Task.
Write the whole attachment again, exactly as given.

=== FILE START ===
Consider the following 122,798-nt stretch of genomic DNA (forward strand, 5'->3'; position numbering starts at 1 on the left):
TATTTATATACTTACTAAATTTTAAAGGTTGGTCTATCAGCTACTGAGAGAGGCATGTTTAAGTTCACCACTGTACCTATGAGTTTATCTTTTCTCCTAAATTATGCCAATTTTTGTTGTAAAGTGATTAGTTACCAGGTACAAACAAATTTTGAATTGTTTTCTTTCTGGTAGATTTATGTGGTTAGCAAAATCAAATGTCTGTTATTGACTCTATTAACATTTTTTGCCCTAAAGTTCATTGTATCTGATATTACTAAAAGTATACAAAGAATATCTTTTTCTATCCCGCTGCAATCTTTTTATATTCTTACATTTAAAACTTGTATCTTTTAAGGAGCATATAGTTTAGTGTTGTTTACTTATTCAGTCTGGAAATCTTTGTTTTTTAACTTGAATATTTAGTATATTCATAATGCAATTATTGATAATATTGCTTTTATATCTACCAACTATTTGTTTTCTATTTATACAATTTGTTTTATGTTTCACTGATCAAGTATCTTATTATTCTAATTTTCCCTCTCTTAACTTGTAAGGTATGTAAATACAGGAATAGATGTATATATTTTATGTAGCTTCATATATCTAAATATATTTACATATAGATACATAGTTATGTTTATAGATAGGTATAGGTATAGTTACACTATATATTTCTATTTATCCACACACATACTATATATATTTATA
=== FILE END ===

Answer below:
Consider the following 122,798-nt stretch of genomic DNA (forward strand, 5'->3'; position numbering starts at 1 on the left):
TATTTATATACTTACTAAATTTTAAAGGTTGGTCTATCAGCTACTGAGAGAGGCATGTTTAAGTTCACCACTGTACCTATGAGTTTATCTTTTCTCCTAAATTATGCCAATTTTTGTTGTAAAGTGATTAGTTACCAGGTACAAACAAATTTTGAATTGTTTTCTTTCTGGTAGATTTATGTGGTTAGCAAAATCAAATGTCTGTTATTGACTCTATTAACATTTTTTGCCCTAAAGTTCATTGTATCTGATATTACTAAAAGTATACAAAGAATATCTTTTTCTATCCCGCTGCAATCTTTTTATATTCTTACATTTAAAACTTGTATCTTTTAAGGAGCATATAGTTTAGTGTTGTTTACTTATTCAGTCTGGAAATCTTTGTTTTTTAACTTGAATATTTAGTATATTCATAATGCAATTATTGATAATATTGCTTTTATATCTACCAACTATTTGTTTTCTATTTATACAATTTGTTTTATGTTTCACTGATCAAGTATCTTATTATTCTAATTTTCCCTCTCTTAACTTGTAAGGTATGTAAATACAGGAATAGATGTATATATTTTATGTAGCTTCATATATCTAAATATATTTACATATAGATACATAGTTATGTTTATAGATAGGTATAGGTATAGTTACACTATATATTTCTATTTATCCACACACATACTATATATATTTATA